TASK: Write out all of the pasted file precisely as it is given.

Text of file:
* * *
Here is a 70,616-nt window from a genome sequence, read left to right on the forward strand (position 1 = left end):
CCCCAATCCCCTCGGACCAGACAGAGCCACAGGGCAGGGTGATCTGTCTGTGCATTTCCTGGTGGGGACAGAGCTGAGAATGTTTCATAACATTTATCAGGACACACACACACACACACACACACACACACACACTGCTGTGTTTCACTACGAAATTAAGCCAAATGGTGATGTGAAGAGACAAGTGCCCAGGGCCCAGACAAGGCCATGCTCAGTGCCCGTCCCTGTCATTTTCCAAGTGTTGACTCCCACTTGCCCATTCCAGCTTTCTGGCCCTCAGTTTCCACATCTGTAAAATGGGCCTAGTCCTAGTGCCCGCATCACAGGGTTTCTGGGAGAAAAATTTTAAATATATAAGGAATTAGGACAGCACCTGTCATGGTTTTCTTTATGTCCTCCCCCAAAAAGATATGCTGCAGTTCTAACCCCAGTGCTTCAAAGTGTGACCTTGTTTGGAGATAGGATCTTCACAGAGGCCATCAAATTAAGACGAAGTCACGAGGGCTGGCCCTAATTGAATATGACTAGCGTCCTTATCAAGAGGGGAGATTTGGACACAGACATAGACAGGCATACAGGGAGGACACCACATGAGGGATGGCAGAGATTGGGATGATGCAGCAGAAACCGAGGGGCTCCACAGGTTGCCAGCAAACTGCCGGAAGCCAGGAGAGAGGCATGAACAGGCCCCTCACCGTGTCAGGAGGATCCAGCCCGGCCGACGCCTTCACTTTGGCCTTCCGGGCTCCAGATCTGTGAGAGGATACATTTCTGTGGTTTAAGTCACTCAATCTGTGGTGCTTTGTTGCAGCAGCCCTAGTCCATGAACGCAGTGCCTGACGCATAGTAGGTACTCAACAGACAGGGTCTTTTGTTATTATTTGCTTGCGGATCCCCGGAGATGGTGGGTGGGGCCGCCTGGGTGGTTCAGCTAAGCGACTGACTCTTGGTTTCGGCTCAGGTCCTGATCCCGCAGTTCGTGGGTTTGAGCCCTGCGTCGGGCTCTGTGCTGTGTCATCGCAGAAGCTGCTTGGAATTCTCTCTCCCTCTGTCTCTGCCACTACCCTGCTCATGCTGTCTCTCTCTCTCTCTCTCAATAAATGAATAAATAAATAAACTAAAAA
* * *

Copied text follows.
Here is a 70,616-nt window from a genome sequence, read left to right on the forward strand (position 1 = left end):
CCCCAATCCCCTCGGACCAGACAGAGCCACAGGGCAGGGTGATCTGTCTGTGCATTTCCTGGTGGGGACAGAGCTGAGAATGTTTCATAACATTTATCAGGACACACACACACACACACACACACACACACACACTGCTGTGTTTCACTACGAAATTAAGCCAAATGGTGATGTGAAGAGACAAGTGCCCAGGGCCCAGACAAGGCCATGCTCAGTGCCCGTCCCTGTCATTTTCCAAGTGTTGACTCCCACTTGCCCATTCCAGCTTTCTGGCCCTCAGTTTCCACATCTGTAAAATGGGCCTAGTCCTAGTGCCCGCATCACAGGGTTTCTGGGAGAAAAATTTTAAATATATAAGGAATTAGGACAGCACCTGTCATGGTTTTCTTTATGTCCTCCCCCAAAAAGATATGCTGCAGTTCTAACCCCAGTGCTTCAAAGTGTGACCTTGTTTGGAGATAGGATCTTCACAGAGGCCATCAAATTAAGACGAAGTCACGAGGGCTGGCCCTAATTGAATATGACTAGCGTCCTTATCAAGAGGGGAGATTTGGACACAGACATAGACAGGCATACAGGGAGGACACCACATGAGGGATGGCAGAGATTGGGATGATGCAGCAGAAACCGAGGGGCTCCACAGGTTGCCAGCAAACTGCCGGAAGCCAGGAGAGAGGCATGAACAGGCCCCTCACCGTGTCAGGAGGATCCAGCCCGGCCGACGCCTTCACTTTGGCCTTCCGGGCTCCAGATCTGTGAGAGGATACATTTCTGTGGTTTAAGTCACTCAATCTGTGGTGCTTTGTTGCAGCAGCCCTAGTCCATGAACGCAGTGCCTGACGCATAGTAGGTACTCAACAGACAGGGTCTTTTGTTATTATTTGCTTGCGGATCCCCGGAGATGGTGGGTGGGGCCGCCTGGGTGGTTCAGCTAAGCGACTGACTCTTGGTTTCGGCTCAGGTCCTGATCCCGCAGTTCGTGGGTTTGAGCCCTGCGTCGGGCTCTGTGCTGTGTCATCGCAGAAGCTGCTTGGAATTCTCTCTCCCTCTGTCTCTGCCACTACCCTGCTCATGCTGTCTCTCTCTCTCTCTCTCAATAAATGAATAAATAAATAAACTAAAAA